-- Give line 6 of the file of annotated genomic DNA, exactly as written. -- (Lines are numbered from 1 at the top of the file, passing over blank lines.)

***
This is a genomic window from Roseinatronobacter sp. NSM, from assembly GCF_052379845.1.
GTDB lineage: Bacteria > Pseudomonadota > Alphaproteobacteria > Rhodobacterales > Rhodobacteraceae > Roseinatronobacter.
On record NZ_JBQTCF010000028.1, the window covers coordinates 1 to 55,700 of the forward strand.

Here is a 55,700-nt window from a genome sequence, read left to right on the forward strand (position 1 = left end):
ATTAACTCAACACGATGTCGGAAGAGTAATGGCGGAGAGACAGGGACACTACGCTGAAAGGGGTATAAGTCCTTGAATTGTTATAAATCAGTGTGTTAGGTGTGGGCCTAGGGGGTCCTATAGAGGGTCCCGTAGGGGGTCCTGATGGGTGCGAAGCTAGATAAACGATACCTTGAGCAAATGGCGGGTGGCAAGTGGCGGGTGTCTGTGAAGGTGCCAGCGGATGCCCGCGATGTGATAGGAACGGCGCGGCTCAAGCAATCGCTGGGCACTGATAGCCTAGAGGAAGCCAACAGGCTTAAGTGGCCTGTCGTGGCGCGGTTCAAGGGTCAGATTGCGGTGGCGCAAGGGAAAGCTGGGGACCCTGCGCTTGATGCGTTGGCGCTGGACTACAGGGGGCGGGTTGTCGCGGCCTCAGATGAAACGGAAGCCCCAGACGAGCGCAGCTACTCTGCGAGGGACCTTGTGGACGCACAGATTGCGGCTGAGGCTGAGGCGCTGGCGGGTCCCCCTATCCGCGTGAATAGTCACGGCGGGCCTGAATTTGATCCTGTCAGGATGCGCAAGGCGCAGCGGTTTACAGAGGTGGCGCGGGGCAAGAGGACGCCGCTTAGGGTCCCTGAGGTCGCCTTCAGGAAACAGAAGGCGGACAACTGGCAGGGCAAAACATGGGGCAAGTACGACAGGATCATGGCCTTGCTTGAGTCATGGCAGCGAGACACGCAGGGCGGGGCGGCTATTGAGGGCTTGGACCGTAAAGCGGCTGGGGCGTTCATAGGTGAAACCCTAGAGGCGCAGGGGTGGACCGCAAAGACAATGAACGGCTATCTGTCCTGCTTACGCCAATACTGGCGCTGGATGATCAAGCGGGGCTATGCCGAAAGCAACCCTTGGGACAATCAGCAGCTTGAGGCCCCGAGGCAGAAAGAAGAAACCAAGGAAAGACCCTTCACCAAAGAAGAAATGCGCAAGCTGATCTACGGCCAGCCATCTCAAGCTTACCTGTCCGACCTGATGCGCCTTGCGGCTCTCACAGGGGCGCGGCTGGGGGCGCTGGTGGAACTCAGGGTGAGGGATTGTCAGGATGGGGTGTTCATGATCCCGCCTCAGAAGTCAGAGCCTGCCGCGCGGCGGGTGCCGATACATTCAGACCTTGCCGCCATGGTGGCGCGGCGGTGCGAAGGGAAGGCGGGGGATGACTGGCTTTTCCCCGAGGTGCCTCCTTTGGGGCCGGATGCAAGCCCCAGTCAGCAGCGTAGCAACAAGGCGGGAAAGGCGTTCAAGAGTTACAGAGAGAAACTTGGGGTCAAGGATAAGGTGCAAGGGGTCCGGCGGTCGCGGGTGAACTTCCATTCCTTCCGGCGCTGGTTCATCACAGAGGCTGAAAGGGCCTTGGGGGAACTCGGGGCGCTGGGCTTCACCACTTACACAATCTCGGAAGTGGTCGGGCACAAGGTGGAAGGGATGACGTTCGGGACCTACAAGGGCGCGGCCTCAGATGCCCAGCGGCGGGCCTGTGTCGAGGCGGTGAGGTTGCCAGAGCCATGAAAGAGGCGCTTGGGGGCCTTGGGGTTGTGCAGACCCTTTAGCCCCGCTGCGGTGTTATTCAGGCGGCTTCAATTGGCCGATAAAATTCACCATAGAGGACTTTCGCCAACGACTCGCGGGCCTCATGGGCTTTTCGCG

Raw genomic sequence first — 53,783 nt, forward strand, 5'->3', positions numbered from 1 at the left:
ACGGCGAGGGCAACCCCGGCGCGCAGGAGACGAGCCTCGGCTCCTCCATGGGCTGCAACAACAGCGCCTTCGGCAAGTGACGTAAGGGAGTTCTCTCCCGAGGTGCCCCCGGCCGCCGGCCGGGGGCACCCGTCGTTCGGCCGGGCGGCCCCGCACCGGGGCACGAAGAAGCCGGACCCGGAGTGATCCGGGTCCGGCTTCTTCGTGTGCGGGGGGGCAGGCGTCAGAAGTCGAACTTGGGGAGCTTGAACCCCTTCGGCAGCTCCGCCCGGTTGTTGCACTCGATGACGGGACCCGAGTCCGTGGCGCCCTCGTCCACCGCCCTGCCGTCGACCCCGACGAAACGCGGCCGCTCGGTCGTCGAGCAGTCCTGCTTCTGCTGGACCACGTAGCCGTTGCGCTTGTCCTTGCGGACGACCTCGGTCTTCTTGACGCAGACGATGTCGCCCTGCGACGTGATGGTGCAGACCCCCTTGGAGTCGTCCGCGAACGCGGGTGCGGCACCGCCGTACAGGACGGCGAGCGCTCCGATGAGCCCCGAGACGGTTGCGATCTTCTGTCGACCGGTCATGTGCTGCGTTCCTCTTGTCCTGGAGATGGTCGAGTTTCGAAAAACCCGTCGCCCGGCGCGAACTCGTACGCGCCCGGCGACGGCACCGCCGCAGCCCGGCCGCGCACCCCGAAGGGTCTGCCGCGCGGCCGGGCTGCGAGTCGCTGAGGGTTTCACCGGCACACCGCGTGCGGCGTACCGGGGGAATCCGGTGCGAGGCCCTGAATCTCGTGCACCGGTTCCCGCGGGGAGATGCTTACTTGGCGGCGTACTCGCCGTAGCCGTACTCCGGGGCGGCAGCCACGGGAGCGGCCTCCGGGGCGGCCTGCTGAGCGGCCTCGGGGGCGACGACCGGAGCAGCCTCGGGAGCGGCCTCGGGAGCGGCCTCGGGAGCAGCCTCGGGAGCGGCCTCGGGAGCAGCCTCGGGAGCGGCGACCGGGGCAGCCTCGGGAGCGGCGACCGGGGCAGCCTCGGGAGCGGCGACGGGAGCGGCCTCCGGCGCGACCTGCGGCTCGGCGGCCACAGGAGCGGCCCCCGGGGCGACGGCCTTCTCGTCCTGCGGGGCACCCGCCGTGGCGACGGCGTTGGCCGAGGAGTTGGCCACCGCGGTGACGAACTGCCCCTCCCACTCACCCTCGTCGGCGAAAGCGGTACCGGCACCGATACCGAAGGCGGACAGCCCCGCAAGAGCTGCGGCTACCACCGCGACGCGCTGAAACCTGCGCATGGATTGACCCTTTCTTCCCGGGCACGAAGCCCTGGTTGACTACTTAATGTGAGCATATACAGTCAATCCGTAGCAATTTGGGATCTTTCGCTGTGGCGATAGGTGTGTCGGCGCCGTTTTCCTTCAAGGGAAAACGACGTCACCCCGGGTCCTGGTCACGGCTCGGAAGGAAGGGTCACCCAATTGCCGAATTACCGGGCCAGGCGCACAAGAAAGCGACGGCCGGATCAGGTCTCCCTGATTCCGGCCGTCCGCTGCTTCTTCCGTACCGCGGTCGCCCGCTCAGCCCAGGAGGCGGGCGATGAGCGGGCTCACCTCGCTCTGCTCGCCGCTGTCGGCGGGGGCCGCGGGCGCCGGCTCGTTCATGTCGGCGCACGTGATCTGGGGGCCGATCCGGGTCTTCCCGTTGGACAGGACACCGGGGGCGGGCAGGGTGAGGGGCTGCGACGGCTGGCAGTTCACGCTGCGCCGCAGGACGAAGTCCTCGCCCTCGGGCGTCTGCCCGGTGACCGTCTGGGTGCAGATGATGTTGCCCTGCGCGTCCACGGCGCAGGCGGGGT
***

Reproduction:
Raw genomic sequence first — 53,783 nt, forward strand, 5'->3', positions numbered from 1 at the left: